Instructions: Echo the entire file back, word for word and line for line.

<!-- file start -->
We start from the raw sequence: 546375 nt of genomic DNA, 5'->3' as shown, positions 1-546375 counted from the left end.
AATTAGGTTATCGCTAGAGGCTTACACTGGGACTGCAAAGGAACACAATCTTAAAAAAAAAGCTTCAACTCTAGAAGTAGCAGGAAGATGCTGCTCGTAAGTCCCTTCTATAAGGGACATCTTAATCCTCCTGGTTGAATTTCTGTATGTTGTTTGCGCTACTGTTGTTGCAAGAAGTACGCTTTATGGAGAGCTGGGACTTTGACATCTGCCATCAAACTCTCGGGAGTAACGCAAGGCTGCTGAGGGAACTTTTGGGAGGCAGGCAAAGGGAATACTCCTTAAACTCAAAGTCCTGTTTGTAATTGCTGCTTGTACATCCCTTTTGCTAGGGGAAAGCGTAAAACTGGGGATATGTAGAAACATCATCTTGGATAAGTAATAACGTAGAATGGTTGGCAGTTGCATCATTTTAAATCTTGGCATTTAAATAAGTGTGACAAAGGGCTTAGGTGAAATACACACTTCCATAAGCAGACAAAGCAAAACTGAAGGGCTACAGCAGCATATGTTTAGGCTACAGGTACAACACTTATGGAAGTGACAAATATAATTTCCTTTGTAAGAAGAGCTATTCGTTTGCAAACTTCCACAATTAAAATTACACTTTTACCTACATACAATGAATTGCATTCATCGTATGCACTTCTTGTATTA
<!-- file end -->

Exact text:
We start from the raw sequence: 546375 nt of genomic DNA, 5'->3' as shown, positions 1-546375 counted from the left end.
AATTAGGTTATCGCTAGAGGCTTACACTGGGACTGCAAAGGAACACAATCTTAAAAAAAAAGCTTCAACTCTAGAAGTAGCAGGAAGATGCTGCTCGTAAGTCCCTTCTATAAGGGACATCTTAATCCTCCTGGTTGAATTTCTGTATGTTGTTTGCGCTACTGTTGTTGCAAGAAGTACGCTTTATGGAGAGCTGGGACTTTGACATCTGCCATCAAACTCTCGGGAGTAACGCAAGGCTGCTGAGGGAACTTTTGGGAGGCAGGCAAAGGGAATACTCCTTAAACTCAAAGTCCTGTTTGTAATTGCTGCTTGTACATCCCTTTTGCTAGGGGAAAGCGTAAAACTGGGGATATGTAGAAACATCATCTTGGATAAGTAATAACGTAGAATGGTTGGCAGTTGCATCATTTTAAATCTTGGCATTTAAATAAGTGTGACAAAGGGCTTAGGTGAAATACACACTTCCATAAGCAGACAAAGCAAAACTGAAGGGCTACAGCAGCATATGTTTAGGCTACAGGTACAACACTTATGGAAGTGACAAATATAATTTCCTTTGTAAGAAGAGCTATTCGTTTGCAAACTTCCACAATTAAAATTACACTTTTACCTACATACAATGAATTGCATTCATCGTATGCACTTCTTGTATTA